After 16 years, a foreigner has finally won a Premier tournament on Korean soil. The last time a foreigner won a Premier tournament was Guillaume "Grrrr..." Patry's 2000 Hanaro OSL win. At the time that the Canadian player made history, his successor was only two years old.
After his victory, theScore esports caught up with 18 year-old Alex "Neeb" Sunderhaft to talk about his win, upcoming tournaments, his time in Korea and his thoughts on the current state of the game.
Firstly, congratulations on your win! This is the first foreigner Premier victory on Korean soil in 16 years and your first Premier title. How do you feel about this win? What does it mean to you?
This win means so much to me I can’t even put it into words. I always thought I’d be mediocre at best and after two years of playing Terran as a low-tier foreigner, I never thought I’d ever do anything significant. But here I am now with people saying that I made esports history so I’m still kind of coming to terms with it — that I’m not just a low-tier foreigner.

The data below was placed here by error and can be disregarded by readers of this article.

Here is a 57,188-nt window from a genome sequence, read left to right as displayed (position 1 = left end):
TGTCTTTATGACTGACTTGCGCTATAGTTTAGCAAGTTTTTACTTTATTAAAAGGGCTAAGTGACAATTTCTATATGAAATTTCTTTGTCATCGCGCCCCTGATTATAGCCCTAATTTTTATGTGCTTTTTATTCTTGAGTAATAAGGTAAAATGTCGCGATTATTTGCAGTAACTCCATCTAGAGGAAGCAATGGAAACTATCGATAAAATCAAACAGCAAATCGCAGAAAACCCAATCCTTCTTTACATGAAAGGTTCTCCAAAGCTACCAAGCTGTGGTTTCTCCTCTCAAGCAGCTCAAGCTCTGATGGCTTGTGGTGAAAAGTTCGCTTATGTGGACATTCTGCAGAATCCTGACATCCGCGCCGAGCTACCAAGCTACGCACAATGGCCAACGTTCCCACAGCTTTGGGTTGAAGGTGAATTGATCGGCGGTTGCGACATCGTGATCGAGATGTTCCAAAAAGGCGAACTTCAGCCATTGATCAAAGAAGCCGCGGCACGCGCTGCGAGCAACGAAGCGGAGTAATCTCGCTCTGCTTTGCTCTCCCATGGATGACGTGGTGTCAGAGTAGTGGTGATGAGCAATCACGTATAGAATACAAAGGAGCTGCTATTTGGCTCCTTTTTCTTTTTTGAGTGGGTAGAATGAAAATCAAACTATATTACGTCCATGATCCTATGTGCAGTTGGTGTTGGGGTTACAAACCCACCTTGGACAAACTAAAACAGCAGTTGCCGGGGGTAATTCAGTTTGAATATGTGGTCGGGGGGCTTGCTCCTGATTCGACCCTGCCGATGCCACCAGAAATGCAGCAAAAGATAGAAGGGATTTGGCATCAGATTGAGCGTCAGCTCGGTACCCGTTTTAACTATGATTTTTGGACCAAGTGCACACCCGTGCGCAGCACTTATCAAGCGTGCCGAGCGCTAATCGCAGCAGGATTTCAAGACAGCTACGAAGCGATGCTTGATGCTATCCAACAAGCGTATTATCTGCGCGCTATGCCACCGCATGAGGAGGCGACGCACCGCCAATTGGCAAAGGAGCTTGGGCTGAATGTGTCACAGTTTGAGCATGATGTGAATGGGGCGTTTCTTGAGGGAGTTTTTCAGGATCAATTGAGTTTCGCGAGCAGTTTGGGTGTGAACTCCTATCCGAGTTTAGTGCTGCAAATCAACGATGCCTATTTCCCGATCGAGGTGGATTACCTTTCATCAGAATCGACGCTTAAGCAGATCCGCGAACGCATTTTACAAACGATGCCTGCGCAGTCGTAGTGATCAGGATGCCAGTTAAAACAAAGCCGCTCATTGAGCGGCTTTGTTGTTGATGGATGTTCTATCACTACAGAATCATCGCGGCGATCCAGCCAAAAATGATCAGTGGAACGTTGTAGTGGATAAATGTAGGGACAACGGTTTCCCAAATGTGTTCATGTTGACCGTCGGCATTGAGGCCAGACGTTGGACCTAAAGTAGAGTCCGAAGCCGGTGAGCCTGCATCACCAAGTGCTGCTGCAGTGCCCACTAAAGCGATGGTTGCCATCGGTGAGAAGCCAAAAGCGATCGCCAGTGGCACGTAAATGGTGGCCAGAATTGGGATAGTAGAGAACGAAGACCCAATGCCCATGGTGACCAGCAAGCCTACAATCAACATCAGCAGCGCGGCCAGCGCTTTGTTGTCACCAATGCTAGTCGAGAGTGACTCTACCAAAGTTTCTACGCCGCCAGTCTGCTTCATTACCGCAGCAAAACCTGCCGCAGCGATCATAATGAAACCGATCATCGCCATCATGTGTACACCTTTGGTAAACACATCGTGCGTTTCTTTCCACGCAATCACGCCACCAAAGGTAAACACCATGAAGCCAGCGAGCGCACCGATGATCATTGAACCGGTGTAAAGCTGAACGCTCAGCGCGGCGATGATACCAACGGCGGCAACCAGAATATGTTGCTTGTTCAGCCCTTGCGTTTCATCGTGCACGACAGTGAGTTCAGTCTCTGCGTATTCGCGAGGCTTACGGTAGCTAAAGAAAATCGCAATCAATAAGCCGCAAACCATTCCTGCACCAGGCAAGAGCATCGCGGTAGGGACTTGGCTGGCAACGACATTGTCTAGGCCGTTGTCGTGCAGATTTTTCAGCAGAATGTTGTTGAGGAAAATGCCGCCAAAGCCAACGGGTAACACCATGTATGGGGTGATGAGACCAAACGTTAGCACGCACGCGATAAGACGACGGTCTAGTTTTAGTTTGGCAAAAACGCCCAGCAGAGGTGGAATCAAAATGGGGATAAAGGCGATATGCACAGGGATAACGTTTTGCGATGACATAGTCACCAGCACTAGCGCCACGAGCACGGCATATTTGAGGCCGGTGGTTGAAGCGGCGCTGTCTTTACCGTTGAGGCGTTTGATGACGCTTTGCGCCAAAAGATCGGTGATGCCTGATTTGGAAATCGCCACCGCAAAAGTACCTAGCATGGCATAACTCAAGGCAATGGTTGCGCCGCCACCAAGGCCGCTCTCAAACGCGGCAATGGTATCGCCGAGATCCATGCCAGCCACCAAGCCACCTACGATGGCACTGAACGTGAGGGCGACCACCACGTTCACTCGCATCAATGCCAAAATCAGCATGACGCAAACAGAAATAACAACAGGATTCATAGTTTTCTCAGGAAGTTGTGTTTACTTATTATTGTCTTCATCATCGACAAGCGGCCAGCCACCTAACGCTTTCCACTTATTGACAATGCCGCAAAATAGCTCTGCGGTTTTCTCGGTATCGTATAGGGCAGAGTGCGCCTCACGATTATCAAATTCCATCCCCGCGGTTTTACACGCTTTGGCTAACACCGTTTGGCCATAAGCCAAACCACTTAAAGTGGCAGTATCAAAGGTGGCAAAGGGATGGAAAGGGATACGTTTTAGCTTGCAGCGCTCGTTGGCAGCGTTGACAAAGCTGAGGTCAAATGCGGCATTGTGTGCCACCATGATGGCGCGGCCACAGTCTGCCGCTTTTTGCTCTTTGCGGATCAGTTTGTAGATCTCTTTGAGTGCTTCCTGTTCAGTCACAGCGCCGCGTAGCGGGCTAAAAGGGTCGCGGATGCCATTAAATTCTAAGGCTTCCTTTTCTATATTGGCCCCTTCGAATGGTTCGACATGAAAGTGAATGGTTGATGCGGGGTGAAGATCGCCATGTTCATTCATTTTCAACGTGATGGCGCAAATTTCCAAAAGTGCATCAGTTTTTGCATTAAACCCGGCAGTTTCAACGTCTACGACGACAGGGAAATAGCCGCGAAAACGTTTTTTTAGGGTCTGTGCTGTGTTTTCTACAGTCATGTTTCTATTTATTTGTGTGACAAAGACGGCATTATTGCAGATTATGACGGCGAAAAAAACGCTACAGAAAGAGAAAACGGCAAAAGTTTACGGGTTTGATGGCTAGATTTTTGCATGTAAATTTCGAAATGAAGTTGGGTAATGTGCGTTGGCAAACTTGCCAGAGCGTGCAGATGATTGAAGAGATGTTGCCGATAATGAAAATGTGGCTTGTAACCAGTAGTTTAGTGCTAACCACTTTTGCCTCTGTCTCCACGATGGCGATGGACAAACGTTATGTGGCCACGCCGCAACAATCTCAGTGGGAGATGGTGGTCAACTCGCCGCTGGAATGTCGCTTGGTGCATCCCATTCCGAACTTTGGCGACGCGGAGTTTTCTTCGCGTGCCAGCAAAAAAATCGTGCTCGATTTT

What did you think of your opponent’s gameplay during the finals? Do you think Trap was prepared?
I think Trap played very well strategically, always making an effort to abuse the fact that I’d go Stalker/Disruptor every game. However, like the other Koreans he didn’t have as much experience as me just playing a solid mid/late game rather than winning early on, so I’d do well in the mid/late game despite [Trap's] small early game advantage. In the past, I would have lost every game since there was very little comeback potential in old PvP but now with Disruptors the games stabilizes every time because the Koreans currently don’t seem to play with this in mind.
Has it sunk in that this win is already part of SC2 history? You’ve generally been very humble about your accomplishments, but this win will completely change how many pros and fans see the competitive scene.